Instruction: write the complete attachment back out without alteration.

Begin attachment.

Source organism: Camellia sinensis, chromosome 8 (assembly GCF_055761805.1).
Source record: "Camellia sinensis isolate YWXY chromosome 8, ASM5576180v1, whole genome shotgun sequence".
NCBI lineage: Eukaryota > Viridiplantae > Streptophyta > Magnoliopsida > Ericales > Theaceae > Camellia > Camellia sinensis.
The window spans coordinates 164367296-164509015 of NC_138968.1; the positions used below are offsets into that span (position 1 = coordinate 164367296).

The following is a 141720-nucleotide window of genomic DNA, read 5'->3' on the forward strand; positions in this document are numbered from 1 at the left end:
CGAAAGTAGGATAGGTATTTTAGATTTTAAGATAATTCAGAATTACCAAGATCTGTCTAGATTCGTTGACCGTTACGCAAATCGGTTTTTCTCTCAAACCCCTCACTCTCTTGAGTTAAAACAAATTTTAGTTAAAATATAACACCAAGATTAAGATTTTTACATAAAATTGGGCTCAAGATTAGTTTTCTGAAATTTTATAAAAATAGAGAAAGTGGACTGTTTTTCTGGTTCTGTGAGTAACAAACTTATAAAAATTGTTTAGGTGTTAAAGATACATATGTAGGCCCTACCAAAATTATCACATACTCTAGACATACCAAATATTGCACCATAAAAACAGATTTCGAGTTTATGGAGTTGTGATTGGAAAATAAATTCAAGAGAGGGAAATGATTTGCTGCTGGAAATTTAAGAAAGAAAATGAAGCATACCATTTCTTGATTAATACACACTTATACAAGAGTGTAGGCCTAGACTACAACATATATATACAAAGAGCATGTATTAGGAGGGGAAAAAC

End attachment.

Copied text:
Source organism: Camellia sinensis, chromosome 8 (assembly GCF_055761805.1).
Source record: "Camellia sinensis isolate YWXY chromosome 8, ASM5576180v1, whole genome shotgun sequence".
NCBI lineage: Eukaryota > Viridiplantae > Streptophyta > Magnoliopsida > Ericales > Theaceae > Camellia > Camellia sinensis.
The window spans coordinates 164367296-164509015 of NC_138968.1; the positions used below are offsets into that span (position 1 = coordinate 164367296).

The following is a 141720-nucleotide window of genomic DNA, read 5'->3' on the forward strand; positions in this document are numbered from 1 at the left end:
CGAAAGTAGGATAGGTATTTTAGATTTTAAGATAATTCAGAATTACCAAGATCTGTCTAGATTCGTTGACCGTTACGCAAATCGGTTTTTCTCTCAAACCCCTCACTCTCTTGAGTTAAAACAAATTTTAGTTAAAATATAACACCAAGATTAAGATTTTTACATAAAATTGGGCTCAAGATTAGTTTTCTGAAATTTTATAAAAATAGAGAAAGTGGACTGTTTTTCTGGTTCTGTGAGTAACAAACTTATAAAAATTGTTTAGGTGTTAAAGATACATATGTAGGCCCTACCAAAATTATCACATACTCTAGACATACCAAATATTGCACCATAAAAACAGATTTCGAGTTTATGGAGTTGTGATTGGAAAATAAATTCAAGAGAGGGAAATGATTTGCTGCTGGAAATTTAAGAAAGAAAATGAAGCATACCATTTCTTGATTAATACACACTTATACAAGAGTGTAGGCCTAGACTACAACATATATATACAAAGAGCATGTATTAGGAGGGGAAAAAC